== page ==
[*I am impatient because I’ve personally not only read but studied at a graduate level a very broad spectrum of literary classics in four major languages. A colleague here has an international reputation for her work with neuroscience and story, so I’ve gleaned a thing or two from those “neuroscience and the humanities” talks, and I would love to see an MRI throwdown on reading Hemingway versus, say, Laura Kinsale. Without in the least trying to dismiss Hemingway’s quality, my bet for brain activity is on Laura Kinsale. This is not me being flippantly, knee-jerk defensive of romance. Brain activity seems to be based on factors such as reader engagement with/enjoyment of the story as well as coming across new ways of evoking things—an unexpected turn of phrase that captures an emotional reaction or makes us think, for example. So imagining the MRI match-up between Old Man and the Sea and For My Lady’s Heart makes me grin every time.]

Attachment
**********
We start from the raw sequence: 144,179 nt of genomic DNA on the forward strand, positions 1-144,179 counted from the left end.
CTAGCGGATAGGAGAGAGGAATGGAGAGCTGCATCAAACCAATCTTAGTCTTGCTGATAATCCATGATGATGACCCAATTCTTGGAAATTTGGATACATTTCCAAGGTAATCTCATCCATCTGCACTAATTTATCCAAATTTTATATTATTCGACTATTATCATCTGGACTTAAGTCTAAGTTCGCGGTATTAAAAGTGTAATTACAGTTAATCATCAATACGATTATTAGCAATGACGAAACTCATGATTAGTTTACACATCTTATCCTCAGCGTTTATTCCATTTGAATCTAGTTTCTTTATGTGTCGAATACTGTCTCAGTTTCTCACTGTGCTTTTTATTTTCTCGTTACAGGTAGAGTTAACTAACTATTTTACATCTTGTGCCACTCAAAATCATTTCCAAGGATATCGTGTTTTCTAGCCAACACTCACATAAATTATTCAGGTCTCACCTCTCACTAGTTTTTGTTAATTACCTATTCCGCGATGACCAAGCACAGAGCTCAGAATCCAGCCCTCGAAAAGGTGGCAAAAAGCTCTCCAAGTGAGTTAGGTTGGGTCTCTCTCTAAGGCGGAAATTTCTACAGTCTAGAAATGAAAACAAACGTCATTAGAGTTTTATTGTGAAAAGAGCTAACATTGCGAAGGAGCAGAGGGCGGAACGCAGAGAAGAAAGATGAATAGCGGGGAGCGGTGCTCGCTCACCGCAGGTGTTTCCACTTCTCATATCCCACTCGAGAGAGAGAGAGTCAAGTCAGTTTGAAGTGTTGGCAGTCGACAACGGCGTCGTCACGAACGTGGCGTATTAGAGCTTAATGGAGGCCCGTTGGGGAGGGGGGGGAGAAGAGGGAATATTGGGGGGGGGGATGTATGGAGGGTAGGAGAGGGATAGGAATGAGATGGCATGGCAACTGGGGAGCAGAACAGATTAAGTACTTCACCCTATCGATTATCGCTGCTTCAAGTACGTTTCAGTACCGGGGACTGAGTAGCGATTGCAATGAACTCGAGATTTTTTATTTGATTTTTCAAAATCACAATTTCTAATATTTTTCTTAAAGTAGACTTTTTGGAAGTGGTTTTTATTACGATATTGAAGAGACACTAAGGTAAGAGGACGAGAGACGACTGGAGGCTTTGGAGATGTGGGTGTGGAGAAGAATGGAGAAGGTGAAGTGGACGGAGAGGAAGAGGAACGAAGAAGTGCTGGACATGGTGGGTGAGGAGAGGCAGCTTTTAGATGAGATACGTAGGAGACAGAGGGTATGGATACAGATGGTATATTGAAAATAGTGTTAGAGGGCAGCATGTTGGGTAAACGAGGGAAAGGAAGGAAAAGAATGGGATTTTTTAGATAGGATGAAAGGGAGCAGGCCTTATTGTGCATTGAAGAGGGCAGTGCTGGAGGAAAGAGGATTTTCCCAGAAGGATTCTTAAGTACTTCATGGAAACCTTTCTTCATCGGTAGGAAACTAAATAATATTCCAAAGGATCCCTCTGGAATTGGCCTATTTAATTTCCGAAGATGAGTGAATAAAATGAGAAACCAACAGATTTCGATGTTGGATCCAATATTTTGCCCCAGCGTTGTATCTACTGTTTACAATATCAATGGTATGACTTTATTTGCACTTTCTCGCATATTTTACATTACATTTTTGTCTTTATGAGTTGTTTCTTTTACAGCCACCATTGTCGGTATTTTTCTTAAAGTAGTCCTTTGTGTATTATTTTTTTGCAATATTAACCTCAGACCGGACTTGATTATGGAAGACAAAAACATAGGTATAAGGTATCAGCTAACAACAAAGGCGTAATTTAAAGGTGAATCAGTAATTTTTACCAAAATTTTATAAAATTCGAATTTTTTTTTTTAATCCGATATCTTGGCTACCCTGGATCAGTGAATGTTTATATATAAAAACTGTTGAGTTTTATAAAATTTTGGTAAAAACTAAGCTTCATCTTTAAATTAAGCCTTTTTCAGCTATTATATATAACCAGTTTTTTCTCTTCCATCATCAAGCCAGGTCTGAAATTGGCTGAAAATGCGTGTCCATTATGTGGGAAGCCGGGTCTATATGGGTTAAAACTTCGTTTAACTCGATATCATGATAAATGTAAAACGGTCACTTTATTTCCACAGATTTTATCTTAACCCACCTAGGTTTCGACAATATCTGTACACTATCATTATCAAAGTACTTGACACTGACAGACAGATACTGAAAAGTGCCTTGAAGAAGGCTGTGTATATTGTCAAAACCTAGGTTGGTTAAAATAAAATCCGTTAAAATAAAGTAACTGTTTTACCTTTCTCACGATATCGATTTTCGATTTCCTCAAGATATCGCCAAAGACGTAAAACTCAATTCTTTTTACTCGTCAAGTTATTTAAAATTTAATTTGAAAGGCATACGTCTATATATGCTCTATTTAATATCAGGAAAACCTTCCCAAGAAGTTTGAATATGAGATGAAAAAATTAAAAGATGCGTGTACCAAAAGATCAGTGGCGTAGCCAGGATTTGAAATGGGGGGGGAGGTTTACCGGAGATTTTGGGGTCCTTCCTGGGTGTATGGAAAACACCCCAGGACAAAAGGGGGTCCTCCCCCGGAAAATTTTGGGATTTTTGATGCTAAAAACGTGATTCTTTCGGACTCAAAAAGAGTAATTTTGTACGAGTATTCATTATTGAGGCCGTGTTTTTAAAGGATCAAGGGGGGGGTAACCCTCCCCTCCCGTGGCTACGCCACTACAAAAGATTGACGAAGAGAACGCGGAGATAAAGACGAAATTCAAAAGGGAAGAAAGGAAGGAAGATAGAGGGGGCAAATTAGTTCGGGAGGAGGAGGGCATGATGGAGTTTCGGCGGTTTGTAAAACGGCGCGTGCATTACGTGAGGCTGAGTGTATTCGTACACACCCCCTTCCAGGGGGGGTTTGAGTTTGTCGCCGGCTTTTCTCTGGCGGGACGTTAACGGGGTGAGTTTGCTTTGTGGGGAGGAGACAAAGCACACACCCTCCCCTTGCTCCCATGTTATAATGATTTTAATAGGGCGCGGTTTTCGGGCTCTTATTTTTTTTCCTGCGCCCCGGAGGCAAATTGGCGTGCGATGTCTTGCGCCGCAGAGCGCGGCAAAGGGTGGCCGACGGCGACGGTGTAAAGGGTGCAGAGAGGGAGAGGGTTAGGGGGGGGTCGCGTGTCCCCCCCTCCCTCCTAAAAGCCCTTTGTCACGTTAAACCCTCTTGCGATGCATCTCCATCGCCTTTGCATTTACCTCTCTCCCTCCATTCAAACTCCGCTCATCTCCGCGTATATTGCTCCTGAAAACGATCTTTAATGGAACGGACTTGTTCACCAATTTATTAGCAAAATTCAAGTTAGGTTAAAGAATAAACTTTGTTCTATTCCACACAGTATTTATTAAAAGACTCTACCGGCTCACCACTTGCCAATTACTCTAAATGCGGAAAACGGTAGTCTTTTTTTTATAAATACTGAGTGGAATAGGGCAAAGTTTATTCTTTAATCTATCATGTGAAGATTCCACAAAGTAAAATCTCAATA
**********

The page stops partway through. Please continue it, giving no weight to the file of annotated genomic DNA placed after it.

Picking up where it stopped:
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 Laura Florand compilation


Laura Florand 
is the award-winning author of the Amour et Chocolat series (The Chocolate Thief, The Chocolate Kiss…), where sexy Parisian chocolatiers woo the women they love with what they love best – romance you can taste. Her books have been translated into seven languages, received the RT Seal of Excellence and starred reviews from Publishers Weekly, and been recommended by USA Today, NPR, The Wall Street Journal, and Dear Author, among others, and twice been selected as Sizzling Book Club Picks by Smart B*, Trashy Books. They’ve even been selected for the infamous (legendary? notorious?) DABWAHA! She was born in Georgia, but the travel bug bit her early. After a Fulbright year in Tahiti, a semester in Spain, and backpacking everywhere from New Zealand to Greece, she ended up living in Paris, where she met and married her own handsome Frenchman, a story told in her first book Blame It on Paris.  Now a lecturer at Duke University, she is very dedicated to her research into French chocolate. For a glimpse behind the scenes of some of that research as well as recommendations for US chocolate, make sure to check out her website: www.lauraflorand.com.